|By William Schomberg and David Milliken1/7 |By William Schomberg and David Milliken
|By William Schomberg and David Milliken2/7 |By William Schomberg and David Milliken
|By William Schomberg and David Milliken3/7 |By William Schomberg and David Milliken
|By William Schomberg and David Milliken4/7 |By William Schomberg and David Milliken
|By William Schomberg and David Milliken5/7 |By William Schomberg and David Milliken
|By William Schomberg and David Milliken6/7 |By William Schomberg and David Milliken
|By William Schomberg and David Milliken7/7 |By William Schomberg and David Milliken
By William Schomberg and David Milliken
LONDON (Reuters) - Bank of England Governor Mark Carney said the central bank would probably need to pump more stimulus into Britain's economy over the summer after the shock of last week's decision by voters to leave the European Union.
Carney also said he would not consider resigning from the Bank if his critics from the referendum's Leave campaign, who were angered by his warnings of a Brexit hit to Britain's economy, end up filling a power vacuum in the government.
- There's fanfic at The Met and it's all because of the Tale of Genji21 Pictures
- Oscars 2019: Red carpet looks and full list of winners36 Pictures
"In my view, and I am not prejudging the views of the other independent MPC members, the economic outlook has deteriorated and some monetary policy easing will likely be required over the summer," he said in a speech on Thursday.
Investors were already expecting the BoE to cut interest rates in July or August from an already record low of 0.5 percent - unchanged since 2009 - and ramp up its 375 billion pound bond buying plan too.
Nonetheless, Carney's clear signal of further action to offset the Brexit shock pushed sterling down by more than 1 percent against the dollar to about a cent above the 31-year low it touched on Monday. The yield on 10-year British government bonds sank to a record low of 0.882 percent.
Carney said the BoE's Monetary Policy Committee would give an initial assessment of the impact of the referendum's impact on July 14, at the end of its next scheduled meeting. That would be followed by a full assessment on Aug. 4, when the Bank will deliver a reworked set of forecasts for the economy.
"In August, we will also discuss further the range of instruments at our disposal," Carney said.
Investors are facing a deeply uncertain political outlook after Prime Minister David Cameron said he would resign after losing a vote which will see the country separate from the EU, which buys almost half of Britain's exports.
"The lesson from previous shocks is that there's a value in acting early and acting decisively," said RBC economist Sam Hill on Carney's intervention. He said he expects to see a rate cut in July, followed by another in August coupled with a renewed asset purchase plan.
The lack of political leadership has heaped responsibility on the BoE to steer the economy.
Carney angered supporters of the Leave campaign before the referendum with his warnings about the consequences of a Brexit.
In response to a question from a reporter on Thursday, who asked if his position would become untenable if Leave campaigners take control of Britain's government, Carney said: "The exact opposite.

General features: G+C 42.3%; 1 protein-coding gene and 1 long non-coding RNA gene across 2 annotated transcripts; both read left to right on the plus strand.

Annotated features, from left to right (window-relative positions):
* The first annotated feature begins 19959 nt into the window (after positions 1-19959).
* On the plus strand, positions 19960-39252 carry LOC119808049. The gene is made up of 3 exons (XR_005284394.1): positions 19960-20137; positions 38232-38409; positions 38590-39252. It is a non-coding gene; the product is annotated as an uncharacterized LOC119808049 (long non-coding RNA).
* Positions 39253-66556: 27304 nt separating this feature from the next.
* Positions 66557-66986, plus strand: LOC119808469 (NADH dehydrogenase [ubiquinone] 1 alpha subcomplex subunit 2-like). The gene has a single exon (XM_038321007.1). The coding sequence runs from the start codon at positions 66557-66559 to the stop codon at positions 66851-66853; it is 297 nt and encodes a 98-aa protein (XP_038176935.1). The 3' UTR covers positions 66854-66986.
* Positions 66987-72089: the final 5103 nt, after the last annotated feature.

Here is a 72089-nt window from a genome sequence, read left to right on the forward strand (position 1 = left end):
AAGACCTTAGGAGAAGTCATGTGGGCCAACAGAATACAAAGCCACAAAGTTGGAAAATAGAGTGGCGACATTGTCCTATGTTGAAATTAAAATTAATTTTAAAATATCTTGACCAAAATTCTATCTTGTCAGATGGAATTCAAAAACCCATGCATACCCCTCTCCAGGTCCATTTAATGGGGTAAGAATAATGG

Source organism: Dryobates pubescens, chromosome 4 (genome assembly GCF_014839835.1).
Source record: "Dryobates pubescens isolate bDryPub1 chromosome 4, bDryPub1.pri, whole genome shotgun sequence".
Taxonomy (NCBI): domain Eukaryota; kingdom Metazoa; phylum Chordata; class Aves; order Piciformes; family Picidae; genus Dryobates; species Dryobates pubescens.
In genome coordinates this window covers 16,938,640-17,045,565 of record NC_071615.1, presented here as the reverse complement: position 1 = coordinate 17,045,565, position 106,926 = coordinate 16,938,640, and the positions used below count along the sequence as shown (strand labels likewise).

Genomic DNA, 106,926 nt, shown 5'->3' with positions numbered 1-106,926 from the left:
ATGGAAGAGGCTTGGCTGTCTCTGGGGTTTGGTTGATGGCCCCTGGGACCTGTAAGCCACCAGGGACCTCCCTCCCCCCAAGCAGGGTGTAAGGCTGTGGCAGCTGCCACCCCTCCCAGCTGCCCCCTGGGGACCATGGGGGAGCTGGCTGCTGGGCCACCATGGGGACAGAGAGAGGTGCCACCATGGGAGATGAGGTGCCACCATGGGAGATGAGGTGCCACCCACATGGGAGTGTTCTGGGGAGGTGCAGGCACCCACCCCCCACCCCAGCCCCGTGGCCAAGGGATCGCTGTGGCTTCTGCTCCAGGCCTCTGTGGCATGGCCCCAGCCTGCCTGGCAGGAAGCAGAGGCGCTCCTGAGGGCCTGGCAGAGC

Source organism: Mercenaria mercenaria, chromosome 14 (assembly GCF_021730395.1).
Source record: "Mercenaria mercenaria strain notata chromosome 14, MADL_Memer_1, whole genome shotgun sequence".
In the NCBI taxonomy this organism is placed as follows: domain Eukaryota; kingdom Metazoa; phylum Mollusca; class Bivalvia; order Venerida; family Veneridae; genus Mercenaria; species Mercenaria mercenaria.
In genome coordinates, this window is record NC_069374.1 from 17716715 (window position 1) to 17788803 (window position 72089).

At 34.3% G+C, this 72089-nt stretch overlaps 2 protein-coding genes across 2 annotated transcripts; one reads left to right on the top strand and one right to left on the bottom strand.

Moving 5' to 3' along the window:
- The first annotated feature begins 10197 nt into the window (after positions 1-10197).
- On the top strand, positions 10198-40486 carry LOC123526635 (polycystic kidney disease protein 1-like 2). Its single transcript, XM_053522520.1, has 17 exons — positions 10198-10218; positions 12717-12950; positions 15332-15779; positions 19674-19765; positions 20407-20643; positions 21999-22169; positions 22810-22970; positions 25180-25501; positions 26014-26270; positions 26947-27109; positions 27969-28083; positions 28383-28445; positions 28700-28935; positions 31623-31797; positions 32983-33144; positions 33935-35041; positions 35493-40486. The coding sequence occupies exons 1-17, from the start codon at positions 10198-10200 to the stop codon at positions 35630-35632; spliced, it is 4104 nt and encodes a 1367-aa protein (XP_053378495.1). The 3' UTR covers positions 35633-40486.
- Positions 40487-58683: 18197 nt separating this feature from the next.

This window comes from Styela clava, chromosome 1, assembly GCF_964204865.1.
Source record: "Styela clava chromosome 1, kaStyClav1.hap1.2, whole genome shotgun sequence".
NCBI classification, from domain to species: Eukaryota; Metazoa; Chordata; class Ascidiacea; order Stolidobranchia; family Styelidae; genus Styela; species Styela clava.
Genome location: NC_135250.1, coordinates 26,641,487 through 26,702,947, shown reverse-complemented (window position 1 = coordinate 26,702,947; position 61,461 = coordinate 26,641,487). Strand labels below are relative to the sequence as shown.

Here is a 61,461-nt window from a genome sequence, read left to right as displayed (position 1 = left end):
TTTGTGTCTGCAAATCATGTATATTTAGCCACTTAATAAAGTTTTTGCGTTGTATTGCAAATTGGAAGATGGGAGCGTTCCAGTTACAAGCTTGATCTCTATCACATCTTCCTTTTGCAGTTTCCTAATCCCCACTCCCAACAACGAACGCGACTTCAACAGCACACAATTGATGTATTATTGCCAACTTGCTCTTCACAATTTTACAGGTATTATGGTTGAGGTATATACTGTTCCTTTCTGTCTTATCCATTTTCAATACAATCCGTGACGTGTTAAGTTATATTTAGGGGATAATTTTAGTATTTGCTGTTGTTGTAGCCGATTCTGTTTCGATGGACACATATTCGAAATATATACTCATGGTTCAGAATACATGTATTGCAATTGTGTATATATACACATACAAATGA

"It would be irresponsible of me, or any of my other colleagues, to walk away from those obligations, because those are our obligations under statute," he said.
In his speech, delivered in the Bank's ornate Court Room, Carney said there were limits to how low the Bank could cut rates. "As we have seen elsewhere, if interest rates are too low or negative, the hit to bank profitability could perversely reduce credit availability or even increase its overall price."
Carney said a first wave of contingency measures drawn up by the Bank and Britain's finance ministry were "working well".
He also said the Bank had "a host of other measures and policies" to steer the economy and Britain's vast banking sector through the shock triggered by the referendum result.
Other central banks hold a clue to the options open to the British central Bank.
The BoE, which purchased small quantities of corporate bonds when it first started its quantitative easing program in 2009, could follow in the footsteps of the European Central Bank by buying them on a larger scale.
The BoE could also take further credit-easing steps to reduce the cost of bank loans to help spur investment.
The Bank will hold weekly sterling liquidity auctions between now and the end of September - instead of monthly - as a precaution in case banks run into problems getting hold of cash.
But Carney warned that central bankers on their own would not be able to eliminate the referendum shock and Britain's economic growth prospects would be driven by "much bigger decisions; by bigger plans that are being formulated by others".
He said it was important that Britain's relationship with the EU was clarified as quickly as possible, including a decision on how open it will remain to migration, one of the most sensitive issues for British voters.
Carney and his fellow BoE policymakers will not have much hard data on how Britain's economy has responded to the referendum jolt when they meet next month. Surveys of Britain's manufacturing, construction and service sectors, covering the month of July, will be published only in early August.
(Additional reporting by Andy Bruce and Patrick Graham; writing by William Schomberg; editing by Mark Heinrich; Editing by Hugh Lawson)